On thanking the Regulator…really

Based in Canary Wharf, the Financial Conduct Authority supervises the conduct of 50,000 firms

Based in Canary Wharf, the Financial Conduct Authority supervises the conduct of 50,000 firms

Since the financial crisis in 2008, the insurance industry has seemed transfixed, even paralysed at times by regulation-anxiety. The dash to introduce Solvency II; an expensive sprint to a finish-line, ultimately stretched by the EU rule makers, led to some rancorous exchanges between insurance leaders and those setting the policy as the full implications of compliance emerged. The chatter now in the market is about the cost of meeting the higher standards of consumer protection demanded by the Financial Conduct Authority (FCA). Although this new shock to the system is a challenge, arriving at a point when trading conditions are turning for the worse, good companies may soon embrace this project with far greater enthusiasm than they could muster for Solvency II.

With the break-up of the Financial Services Authority in March 2013, the FCA picked up the mantle predictably enough; taking steps to ensure that suppliers were treating their retail customers fairly at the point of sale focusing on poor value ‘add-on’ products. However, to the surprise of many this year they shifted their gaze rather sharply to the wholesale sector, investigating the outcomes of customers buying policies from Managing General Agents (MGAs) via delegated authorities in the London Market.

The robust approach of the FCA has clearly galvanised those affected into action. Lloyd’s have just released for consultation their proposed new minimum standards and guidance relating to conduct risk. Most underwriters with an interest in MGA cover-holder business are working flat out to introduce processes, demonstrable to the regulators, which prevent financial or service detriment adversely affecting their customers due to a failing in their distribution chain.

Yet, not in any way to diminish the scale of the huge task ahead for many companies, it would be a pity if the industry fixates solely on the cost, resource usage and management stretch of meeting the FCA’s requirements. Handled appropriately, improvements to the way that delegated authorities are managed will be widely beneficial and arguably are long overdue. The market should be reducing its reliance on paper-based records; utilising modern technology effectively; updating its audit framework and acting upon management information that is more timely, accurate and instructive about an MGA’s interaction with the policyholder.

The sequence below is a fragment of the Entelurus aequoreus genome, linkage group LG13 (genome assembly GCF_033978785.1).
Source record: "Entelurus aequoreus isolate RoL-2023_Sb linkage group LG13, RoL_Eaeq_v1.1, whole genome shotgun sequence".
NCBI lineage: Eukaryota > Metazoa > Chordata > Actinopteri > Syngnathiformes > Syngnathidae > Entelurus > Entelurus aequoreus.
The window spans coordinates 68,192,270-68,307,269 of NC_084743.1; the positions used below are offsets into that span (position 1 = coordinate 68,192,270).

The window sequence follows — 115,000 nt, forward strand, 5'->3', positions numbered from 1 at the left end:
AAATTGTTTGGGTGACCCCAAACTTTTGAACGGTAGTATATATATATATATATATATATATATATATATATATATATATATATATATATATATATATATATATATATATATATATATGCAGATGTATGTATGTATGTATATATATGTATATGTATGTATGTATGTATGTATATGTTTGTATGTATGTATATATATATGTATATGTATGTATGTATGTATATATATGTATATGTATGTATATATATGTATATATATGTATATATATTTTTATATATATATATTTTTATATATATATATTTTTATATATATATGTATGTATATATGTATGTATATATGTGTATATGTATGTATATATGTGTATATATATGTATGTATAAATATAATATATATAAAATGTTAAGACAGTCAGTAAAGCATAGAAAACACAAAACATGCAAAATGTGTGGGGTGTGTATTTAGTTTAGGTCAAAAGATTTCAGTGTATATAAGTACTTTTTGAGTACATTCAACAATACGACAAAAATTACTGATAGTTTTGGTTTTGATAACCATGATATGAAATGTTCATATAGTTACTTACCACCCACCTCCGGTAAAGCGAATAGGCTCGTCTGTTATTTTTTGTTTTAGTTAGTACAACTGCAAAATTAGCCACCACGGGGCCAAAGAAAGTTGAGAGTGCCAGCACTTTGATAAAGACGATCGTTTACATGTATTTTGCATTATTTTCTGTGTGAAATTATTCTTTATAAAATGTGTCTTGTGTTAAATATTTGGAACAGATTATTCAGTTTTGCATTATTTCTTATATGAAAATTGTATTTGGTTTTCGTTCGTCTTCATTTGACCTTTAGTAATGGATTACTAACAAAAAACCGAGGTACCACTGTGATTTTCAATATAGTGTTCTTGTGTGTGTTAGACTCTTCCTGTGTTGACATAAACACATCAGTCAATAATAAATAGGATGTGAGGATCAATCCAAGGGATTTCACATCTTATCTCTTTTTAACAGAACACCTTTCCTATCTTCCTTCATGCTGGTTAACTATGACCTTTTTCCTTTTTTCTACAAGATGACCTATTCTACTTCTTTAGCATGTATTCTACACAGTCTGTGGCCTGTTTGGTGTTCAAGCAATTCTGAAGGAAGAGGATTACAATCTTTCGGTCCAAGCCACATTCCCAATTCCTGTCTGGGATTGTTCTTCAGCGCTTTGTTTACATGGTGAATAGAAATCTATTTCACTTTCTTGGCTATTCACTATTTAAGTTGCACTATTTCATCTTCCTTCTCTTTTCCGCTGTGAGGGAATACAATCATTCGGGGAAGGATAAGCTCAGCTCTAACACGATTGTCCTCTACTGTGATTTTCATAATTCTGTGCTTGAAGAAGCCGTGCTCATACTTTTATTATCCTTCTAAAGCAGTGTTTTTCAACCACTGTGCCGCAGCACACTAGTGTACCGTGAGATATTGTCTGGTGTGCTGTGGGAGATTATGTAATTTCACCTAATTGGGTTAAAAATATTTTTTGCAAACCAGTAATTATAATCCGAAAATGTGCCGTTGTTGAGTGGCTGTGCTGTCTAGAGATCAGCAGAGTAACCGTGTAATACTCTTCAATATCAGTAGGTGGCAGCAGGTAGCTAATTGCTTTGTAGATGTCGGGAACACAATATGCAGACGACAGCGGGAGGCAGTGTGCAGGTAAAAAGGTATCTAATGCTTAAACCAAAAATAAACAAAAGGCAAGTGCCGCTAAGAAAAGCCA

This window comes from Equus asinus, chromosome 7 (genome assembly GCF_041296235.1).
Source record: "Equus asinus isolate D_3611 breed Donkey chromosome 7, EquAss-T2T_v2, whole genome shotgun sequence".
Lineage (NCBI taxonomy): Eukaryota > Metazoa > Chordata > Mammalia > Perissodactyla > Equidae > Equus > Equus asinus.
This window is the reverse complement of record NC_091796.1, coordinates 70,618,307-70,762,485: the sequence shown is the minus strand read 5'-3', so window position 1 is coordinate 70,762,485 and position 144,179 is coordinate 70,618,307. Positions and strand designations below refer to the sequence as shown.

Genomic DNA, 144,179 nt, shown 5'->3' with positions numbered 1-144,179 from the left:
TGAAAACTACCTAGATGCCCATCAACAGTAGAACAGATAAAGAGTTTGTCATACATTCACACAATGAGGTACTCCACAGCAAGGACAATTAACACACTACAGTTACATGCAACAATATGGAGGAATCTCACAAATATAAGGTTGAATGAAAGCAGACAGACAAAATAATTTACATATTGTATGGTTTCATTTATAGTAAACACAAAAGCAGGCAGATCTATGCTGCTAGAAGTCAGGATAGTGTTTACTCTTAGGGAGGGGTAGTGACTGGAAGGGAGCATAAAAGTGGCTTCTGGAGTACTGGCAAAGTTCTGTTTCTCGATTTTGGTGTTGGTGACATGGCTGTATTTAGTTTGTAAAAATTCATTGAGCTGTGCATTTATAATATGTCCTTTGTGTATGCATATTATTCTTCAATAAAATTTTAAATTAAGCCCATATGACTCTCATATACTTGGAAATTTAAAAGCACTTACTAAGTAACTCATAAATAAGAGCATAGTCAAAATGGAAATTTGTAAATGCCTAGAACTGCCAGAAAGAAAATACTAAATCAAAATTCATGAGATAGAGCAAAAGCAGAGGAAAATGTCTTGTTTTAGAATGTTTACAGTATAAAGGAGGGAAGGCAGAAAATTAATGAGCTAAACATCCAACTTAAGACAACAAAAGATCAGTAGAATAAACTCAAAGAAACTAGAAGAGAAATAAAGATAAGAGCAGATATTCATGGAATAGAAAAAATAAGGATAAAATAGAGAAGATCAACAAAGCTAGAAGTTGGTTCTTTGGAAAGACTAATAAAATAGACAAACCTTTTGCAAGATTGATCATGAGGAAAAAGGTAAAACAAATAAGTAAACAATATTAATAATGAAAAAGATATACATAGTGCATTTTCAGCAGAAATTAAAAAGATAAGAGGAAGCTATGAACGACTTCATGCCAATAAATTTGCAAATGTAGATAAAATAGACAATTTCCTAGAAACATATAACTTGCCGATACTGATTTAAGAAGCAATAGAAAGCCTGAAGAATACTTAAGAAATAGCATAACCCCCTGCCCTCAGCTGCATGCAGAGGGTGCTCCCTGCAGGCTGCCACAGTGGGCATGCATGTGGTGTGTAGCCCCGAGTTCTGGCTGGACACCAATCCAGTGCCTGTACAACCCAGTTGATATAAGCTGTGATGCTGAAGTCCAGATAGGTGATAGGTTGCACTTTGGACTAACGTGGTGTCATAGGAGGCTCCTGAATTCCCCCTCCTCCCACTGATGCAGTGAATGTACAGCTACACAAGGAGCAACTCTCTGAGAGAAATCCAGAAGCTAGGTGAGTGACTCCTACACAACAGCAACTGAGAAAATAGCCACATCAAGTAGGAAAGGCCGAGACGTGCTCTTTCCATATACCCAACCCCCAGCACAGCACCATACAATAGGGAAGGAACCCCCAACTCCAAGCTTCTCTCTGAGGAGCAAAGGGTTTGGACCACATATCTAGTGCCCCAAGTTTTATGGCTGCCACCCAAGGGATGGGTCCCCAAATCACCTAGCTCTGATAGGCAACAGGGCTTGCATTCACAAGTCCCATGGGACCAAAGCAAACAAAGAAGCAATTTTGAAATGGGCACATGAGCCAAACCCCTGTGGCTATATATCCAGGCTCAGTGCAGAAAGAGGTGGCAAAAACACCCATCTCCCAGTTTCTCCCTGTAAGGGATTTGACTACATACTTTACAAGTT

At the core of Lloyd’s Vision 2025 is a call to action; for us all to ensure that the London Market remains relevant as a global business partner, responding inventively to emerging risks in particular. If the enforcement of FCA regulations also prompts a cultural shift within the wholesale sector leading to greater engagement with and understanding of the end-customer and their needs then the conduct improvements might be viewed as an important stepping stone towards making that vision a reality. Indeed in years to come we may well be thanking not criticising the regulator for directing us down a path to a more sustainable and responsive industry model that is built upon greater intimacy with our customer audience. Thanking the regulator: now there is a thought.

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2 Responses to On thanking the Regulator…really

  1. If you are worried as an insurer about what is being written via delegated authority Exari Systems have developed cover holder solution which not only makes complex document issuance faster and more intuitive, aiding acceptance, but prevents deviation from agreed cover and allows you to have complete document and data transparency over what is being issued. To have a chat and get more information contact Martin (martin.kett@exari.com) or Lis Searle (esearle@exari.com)

  2. Your key point is spot on – understand what regulations require of you, but also remember what they do for you.

    One challenge for the London market will be finding the right balance around regulating small firms. Some MGAs are very small and could struggle with some of the detail required from them. Yet at the same time, they may be delivering a product that reaches many tens of thousands of consumers. It’s a tricky one.

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